Regarding Homesteading Space, by David Hitt, Owen Garriott, and Joe Kerwin:
This is a history, as the title implies, of the Skylab missions, a subject that burned itself into my brain when at a young age the newspapers were full of talk about the space station falling and where would it land. The subject's never really gotten enough attention, since Apollo and Mercury were so much more exciting to start with, and the long fallow period after Skylab (and Apollo-Soyuz) and before the next United States astronaut flights didn't help. So while this is the strongest Skylab history that I've read, I have to confess it's not up against a huge field.
The focus is overwhelmingly on the three manned flights, as might be expected, and two unique strengths put it over the other histories written: the participation of two of the eight surviving Skylab astronauts, and the availability of Skylab 3/2 commander Al Bean's diary. The diary --- reprinted in the appendix --- isn't very long and many of the entries in it were written days after the fact, but it's still that most precious space history thing, the previously untapped relevant resource. The book also does a good bit of work putting perspective back into the rather overhyped Skylab Mutiny, the fascinating breakdown of management which affected the third crew early in its mission. That it's popularly (in the small universe of Skylab afficionados) called the Mutiny shows how overblown it is, although suggestions of conflict between Mission Control and the people in flight are probably always going to be interesting.
I can't say the book reaches the top tier of space history books, unfortunately. I'm not sure I could specify just what falls short, but it's possible the problem is that I'm familiar enough with the basic facts of the flights that the most interesting and compelling reading was on two of the side notes of Skylab. One of these was the Skylab Medical Experiments Altitude Test, a 56-day dry run on the ground with astronauts living in a mockup of the space station and seeing if the meals and medical equipment were usable for that duration. It was one of those necessary yet unglamorous tasks that the attention given it gave the book a fresh angle. Another was the attention put on the ultimately cancelled rescue mission begun when the Skylab 3/2 Apollo capsule seemed to be suffering possibly lethal failures in its reaction control system. For a while the Skylab Rescue flight began to move forward, although the slow pace of the needed rescue and that it was ultimately cancelled when the situation stabilized make it not quite the stuff of thrilling movies.
The focus, other than the SMEAT, Rescue, and controlled-reentry parts, is almost entirely on the three astronaut visits. I was disappointed that there wasn't more detailed discussion of how Skylab came to be designed just as it was, but that may reflect that Skylab's design history was so drawn out and marked by changes of plan and reversals and odd bits of economization that there's almost no way to draw out a compelling narrative thread from it. But that tangled history makes me the more frustrated that it's not more fully explained. For an example: as the book mentions, the airlock module's exterior door used for extravehicular activities was a Gemini spacecraft hatch (new, according to Henry Spencer, by the way, not a refurbishment). All right, but why put a Gemini hatch on? Well, it presumably made sense economically or logistically, but why? Perhaps it's not possible anymore to give a definitive answer --- one reasonable speculation is to note that McDonnel-Douglas built the Gemini capsules and the Airlock Module, while they didn't build Apollo capsules, so they stuck to the design they had that worked --- but the question was left hanging and I'd have liked even reasonable speculation.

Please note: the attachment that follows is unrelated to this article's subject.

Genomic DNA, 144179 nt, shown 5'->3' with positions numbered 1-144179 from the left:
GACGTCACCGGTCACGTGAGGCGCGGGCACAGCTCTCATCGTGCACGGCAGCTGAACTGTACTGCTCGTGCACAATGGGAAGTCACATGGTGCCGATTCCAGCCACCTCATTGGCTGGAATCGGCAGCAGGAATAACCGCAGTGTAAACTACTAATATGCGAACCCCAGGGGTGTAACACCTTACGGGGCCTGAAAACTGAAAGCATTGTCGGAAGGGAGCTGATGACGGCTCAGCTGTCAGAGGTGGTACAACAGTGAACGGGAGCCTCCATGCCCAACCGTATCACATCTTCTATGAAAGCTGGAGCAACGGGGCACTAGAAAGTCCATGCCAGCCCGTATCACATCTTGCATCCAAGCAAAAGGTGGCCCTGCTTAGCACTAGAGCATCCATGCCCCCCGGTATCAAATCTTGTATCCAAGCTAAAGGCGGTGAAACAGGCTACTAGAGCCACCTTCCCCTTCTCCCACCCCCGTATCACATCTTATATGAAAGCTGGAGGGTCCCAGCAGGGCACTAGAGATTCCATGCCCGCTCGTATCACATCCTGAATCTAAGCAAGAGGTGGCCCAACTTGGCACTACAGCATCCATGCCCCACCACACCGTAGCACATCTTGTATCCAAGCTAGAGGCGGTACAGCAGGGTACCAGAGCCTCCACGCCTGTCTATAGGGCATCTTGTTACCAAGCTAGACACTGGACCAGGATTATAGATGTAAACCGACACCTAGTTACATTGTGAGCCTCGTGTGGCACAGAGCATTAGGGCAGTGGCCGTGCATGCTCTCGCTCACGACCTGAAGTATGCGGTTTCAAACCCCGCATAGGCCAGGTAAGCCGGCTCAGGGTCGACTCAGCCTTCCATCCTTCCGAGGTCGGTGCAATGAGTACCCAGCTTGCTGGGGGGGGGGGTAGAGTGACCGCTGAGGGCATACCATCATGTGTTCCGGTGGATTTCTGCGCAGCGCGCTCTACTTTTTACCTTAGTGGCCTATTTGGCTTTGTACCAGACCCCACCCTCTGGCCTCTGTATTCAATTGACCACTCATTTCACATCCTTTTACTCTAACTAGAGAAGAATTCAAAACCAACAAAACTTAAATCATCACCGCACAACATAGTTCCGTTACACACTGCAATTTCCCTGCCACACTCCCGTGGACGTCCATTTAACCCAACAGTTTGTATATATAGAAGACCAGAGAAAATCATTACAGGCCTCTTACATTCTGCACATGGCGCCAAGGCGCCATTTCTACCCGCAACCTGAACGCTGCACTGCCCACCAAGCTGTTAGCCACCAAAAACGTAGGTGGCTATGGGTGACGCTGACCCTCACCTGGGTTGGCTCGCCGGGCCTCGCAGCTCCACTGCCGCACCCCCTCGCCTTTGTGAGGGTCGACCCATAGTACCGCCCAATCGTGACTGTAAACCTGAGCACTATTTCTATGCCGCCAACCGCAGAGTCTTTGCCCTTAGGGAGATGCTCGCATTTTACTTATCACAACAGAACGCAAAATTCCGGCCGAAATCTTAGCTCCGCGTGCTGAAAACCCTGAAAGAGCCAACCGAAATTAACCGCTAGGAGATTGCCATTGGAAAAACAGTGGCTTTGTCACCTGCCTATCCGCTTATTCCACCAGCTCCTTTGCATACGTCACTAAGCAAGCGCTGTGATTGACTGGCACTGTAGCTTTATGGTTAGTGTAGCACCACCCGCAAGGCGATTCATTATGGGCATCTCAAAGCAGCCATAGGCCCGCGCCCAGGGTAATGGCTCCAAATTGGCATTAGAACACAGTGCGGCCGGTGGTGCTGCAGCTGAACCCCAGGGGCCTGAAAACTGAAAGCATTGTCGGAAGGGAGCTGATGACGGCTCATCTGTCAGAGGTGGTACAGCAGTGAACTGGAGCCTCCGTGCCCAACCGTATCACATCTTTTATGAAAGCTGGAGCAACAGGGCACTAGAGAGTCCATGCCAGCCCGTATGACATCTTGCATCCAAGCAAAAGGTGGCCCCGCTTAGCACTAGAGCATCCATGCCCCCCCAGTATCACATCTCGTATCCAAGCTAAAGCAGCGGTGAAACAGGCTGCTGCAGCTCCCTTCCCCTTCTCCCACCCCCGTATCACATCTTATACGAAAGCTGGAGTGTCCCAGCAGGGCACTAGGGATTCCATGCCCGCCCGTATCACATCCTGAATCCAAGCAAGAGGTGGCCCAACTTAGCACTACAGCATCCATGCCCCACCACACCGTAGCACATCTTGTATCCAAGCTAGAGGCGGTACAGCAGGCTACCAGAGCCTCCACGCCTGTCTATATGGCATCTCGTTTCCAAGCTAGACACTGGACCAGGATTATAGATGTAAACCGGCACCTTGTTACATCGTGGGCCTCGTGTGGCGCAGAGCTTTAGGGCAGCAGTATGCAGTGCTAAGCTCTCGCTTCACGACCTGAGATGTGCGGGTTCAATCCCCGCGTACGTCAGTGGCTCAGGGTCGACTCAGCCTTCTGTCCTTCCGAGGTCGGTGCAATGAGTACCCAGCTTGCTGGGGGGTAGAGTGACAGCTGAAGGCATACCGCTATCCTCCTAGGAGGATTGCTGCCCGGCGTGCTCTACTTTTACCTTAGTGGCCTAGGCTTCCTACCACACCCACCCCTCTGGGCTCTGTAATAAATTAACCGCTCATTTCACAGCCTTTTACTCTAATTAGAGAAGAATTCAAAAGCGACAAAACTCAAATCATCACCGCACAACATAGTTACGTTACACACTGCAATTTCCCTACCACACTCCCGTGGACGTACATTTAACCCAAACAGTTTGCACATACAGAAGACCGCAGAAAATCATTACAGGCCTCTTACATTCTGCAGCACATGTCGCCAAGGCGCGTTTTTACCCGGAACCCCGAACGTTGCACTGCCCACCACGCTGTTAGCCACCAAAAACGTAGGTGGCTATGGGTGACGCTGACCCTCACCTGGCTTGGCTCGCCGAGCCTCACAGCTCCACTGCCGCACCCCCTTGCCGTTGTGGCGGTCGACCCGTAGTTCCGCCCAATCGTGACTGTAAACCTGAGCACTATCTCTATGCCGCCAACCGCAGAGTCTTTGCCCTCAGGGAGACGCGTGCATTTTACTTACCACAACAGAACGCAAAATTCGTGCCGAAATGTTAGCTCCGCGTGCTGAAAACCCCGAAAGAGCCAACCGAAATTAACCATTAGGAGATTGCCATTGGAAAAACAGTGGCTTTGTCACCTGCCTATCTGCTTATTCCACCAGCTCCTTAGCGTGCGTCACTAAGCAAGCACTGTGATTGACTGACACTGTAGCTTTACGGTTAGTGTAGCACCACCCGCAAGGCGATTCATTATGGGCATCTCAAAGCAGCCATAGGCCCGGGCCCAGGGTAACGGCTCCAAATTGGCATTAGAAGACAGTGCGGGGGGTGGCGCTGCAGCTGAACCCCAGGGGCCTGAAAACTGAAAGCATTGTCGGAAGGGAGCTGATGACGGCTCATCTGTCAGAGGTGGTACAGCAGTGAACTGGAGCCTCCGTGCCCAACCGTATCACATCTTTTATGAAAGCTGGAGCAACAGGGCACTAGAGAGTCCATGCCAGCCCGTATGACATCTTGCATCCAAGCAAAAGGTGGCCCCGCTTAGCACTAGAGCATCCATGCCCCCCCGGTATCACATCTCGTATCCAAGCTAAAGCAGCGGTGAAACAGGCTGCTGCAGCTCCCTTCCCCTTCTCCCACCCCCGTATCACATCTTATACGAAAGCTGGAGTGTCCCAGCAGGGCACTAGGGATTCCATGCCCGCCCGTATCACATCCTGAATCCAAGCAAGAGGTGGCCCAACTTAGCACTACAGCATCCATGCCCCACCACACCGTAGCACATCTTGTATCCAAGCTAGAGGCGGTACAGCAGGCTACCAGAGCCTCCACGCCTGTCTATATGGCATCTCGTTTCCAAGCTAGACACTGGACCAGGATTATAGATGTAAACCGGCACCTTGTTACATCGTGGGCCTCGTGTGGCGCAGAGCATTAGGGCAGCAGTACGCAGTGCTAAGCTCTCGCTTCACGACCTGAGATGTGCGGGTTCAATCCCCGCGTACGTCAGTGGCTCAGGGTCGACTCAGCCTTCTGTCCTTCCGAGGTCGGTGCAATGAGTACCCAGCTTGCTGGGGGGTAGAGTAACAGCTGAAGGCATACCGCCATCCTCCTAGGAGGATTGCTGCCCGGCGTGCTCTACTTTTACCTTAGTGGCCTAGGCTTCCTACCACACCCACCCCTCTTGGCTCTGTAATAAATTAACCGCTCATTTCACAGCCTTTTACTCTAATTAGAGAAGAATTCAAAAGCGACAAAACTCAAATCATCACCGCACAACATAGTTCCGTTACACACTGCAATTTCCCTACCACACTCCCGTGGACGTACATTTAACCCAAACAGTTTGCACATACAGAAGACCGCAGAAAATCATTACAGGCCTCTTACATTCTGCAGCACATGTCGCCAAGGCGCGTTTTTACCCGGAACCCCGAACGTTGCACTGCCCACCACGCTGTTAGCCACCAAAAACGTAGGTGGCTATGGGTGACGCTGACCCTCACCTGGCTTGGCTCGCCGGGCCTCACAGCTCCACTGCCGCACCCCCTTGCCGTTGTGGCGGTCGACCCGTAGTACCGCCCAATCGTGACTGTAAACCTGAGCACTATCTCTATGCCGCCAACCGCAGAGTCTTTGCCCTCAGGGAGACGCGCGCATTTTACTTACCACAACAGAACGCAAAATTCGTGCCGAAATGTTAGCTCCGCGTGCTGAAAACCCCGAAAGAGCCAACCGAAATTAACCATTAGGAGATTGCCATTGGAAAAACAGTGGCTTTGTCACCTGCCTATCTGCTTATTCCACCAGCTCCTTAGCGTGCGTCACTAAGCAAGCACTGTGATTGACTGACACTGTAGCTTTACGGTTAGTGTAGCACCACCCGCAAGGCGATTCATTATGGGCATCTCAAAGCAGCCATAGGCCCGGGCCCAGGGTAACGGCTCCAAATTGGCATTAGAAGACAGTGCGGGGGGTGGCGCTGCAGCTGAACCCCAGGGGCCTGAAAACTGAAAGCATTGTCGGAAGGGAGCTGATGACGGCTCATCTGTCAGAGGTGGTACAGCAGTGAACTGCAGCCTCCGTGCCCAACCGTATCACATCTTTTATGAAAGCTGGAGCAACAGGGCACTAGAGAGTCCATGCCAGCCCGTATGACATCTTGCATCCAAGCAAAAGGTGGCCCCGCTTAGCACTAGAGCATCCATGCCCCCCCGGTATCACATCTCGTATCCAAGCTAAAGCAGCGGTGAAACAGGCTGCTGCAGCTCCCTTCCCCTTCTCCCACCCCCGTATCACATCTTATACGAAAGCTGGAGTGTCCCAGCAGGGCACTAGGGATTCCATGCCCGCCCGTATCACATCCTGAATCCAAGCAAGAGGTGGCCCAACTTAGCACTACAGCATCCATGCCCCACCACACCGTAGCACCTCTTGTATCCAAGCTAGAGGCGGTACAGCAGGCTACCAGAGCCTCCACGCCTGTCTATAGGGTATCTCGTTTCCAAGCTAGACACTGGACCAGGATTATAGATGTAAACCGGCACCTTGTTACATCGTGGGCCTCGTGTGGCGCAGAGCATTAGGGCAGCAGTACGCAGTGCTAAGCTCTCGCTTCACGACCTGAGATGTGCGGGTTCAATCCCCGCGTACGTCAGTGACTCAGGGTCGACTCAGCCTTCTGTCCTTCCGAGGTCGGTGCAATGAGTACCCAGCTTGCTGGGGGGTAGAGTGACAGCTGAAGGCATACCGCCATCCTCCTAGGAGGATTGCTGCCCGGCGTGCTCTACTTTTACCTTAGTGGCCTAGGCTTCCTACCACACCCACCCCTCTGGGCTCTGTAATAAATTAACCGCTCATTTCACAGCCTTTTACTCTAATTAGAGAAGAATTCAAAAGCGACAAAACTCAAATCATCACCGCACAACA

But there are other interesting design choices not even mentioned. If the ``milkstool'', used to bring the Saturn I-B up so that the command modules for that would fit the Saturn V-designed launch gantries, is discussed I missed it. But this was distinctive and ingenious --- and required further ingenuities, such as finding a way to fuel the first stage of the Saturn I-B rockets when the fuel pumps for the Saturn V had far too high a flow rate to be usable --- and I feel the book's weakened for not talking about more of that, particularly when the dramatic repairs the first crew made were such defining elements of the project.
The book gives, among other things, the best feel for what-do-astronauts-do-all-day that I remember reading. And it is the leader of the pack of Skylab histories. I figure to rely on it for reference in future petty squabblings, for example.
Trivia: Fire burned down the Polo Grounds the night following 13 April 1911, Opening Day. One proposed solution for where the New York Giants were to play was to install lights in the Brooklyn Dodgers' Washington Park and play night games; the Giants instead shared the American League Highlanders' field. Source: The Old Ball Game: How John McGraw, Christy Mathewson, and the New York Giants Created Modern Baseball, Frank Deford.
Currently Reading: The Space Station: An Idea Whose Time Has Come, Editor Theodore R Simpson. 1985 publication about how awesomely awesome the awesome American Space Station is going to be and how it's going to change just everything. You could probably form a game of Space Enthusiast Bingo using quotes like ``endless frontier'', ``national pride'', ``microgravity biology research'', ``new materials science techniques'', ``failure of imagination'', ``possibility of life on Mars'', ``T minus the future and holding'', ``crossroads'', and Kennedy's Lunar Challenge Speech. Though it also throws in Reagan's space-station-in-a-decade challenge, and isn't that just adorable?